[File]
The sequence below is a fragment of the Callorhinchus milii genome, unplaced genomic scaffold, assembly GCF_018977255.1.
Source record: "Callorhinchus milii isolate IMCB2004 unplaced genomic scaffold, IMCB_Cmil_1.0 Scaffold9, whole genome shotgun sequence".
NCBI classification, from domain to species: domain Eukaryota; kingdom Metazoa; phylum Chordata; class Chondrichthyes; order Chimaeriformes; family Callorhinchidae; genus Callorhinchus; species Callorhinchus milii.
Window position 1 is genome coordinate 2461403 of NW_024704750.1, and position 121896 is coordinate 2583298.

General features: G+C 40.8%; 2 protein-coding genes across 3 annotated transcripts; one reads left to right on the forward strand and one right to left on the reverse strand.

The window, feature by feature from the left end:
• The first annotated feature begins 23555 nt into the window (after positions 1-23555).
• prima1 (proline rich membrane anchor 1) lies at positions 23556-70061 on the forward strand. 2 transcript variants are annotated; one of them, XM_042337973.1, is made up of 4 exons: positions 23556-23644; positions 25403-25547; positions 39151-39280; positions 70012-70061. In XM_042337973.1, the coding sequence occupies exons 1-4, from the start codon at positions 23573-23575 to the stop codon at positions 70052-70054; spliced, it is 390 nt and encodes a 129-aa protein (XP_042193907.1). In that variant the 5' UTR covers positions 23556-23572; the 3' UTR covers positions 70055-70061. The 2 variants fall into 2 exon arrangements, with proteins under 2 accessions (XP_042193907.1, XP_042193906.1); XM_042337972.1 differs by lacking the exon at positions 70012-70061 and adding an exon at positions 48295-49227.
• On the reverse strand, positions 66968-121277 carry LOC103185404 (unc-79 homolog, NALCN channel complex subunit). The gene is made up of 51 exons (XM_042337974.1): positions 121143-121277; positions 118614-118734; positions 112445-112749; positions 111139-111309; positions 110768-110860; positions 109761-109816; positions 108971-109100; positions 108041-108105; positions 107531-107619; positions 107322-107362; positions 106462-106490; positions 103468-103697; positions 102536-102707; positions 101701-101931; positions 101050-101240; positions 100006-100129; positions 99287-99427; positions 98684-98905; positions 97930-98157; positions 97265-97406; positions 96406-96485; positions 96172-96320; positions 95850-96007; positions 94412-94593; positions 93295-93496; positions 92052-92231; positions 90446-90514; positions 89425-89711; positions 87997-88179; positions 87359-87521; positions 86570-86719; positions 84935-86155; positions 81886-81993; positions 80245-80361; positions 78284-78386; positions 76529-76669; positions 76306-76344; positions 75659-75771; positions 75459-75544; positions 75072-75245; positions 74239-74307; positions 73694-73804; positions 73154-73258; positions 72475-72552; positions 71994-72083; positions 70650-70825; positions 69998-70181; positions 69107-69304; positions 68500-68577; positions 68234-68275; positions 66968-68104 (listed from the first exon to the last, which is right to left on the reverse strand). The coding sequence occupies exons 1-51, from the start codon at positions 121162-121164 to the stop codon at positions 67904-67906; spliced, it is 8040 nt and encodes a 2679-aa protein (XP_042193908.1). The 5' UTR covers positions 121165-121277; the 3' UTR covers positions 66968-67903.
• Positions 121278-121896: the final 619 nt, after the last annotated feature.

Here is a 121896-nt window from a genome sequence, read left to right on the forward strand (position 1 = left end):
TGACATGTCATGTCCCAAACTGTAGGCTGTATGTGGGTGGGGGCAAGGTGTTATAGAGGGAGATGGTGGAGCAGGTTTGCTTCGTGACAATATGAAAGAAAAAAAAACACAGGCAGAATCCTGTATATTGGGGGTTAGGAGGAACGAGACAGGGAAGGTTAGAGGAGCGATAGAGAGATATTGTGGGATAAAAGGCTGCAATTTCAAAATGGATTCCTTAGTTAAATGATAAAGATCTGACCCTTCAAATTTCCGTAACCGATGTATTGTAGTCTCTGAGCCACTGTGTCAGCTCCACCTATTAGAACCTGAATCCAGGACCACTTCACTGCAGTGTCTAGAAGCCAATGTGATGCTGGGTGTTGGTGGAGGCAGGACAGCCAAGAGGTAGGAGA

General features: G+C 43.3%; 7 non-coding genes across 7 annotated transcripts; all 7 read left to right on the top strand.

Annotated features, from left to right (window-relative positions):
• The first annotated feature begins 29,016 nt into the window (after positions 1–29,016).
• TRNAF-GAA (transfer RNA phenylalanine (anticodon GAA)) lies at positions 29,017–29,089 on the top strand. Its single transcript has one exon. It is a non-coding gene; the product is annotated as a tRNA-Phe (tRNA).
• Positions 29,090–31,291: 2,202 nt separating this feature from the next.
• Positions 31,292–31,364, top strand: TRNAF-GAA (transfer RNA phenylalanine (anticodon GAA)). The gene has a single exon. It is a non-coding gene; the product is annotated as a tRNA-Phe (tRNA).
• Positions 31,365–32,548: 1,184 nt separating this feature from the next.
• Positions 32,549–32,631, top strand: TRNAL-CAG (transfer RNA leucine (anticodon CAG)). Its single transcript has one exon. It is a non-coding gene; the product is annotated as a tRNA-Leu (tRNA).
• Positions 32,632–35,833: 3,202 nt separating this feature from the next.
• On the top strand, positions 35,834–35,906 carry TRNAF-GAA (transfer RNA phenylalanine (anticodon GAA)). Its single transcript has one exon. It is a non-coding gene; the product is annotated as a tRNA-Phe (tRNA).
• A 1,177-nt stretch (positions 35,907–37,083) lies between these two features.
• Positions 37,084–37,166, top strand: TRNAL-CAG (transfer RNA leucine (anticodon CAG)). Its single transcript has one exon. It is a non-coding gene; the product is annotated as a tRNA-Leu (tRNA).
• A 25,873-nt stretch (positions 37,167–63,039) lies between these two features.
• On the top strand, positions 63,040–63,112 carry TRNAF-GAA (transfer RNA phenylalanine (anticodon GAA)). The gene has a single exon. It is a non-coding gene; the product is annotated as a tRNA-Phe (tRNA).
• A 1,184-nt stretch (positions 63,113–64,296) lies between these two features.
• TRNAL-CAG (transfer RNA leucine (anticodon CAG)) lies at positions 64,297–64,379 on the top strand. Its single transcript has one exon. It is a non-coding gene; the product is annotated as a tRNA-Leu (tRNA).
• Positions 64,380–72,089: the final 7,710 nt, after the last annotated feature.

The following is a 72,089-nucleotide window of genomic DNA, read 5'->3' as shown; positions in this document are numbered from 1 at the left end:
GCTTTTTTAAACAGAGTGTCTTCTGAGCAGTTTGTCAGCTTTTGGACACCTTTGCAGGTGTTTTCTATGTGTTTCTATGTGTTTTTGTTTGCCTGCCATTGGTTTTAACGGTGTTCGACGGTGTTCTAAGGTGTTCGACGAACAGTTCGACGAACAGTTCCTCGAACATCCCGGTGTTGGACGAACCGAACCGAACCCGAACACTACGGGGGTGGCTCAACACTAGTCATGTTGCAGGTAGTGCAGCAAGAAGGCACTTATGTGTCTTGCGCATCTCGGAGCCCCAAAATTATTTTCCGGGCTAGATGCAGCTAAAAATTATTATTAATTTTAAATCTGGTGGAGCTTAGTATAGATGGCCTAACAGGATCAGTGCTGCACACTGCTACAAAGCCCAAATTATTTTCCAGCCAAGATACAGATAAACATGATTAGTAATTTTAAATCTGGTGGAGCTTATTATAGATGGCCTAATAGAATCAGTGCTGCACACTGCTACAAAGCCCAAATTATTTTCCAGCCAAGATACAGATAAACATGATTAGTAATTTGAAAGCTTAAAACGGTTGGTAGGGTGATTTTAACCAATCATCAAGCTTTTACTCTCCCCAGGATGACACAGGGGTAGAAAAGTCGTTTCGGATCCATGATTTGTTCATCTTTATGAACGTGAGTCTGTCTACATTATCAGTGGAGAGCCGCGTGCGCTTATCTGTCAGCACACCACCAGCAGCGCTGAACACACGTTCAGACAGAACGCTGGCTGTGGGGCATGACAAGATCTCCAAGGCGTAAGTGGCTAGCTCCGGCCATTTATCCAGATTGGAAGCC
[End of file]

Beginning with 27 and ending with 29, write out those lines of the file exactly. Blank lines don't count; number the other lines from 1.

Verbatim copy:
• A 1,184-nt stretch (positions 63,113–64,296) lies between these two features.
• TRNAL-CAG (transfer RNA leucine (anticodon CAG)) lies at positions 64,297–64,379 on the top strand. Its single transcript has one exon. It is a non-coding gene; the product is annotated as a tRNA-Leu (tRNA).
• Positions 64,380–72,089: the final 7,710 nt, after the last annotated feature.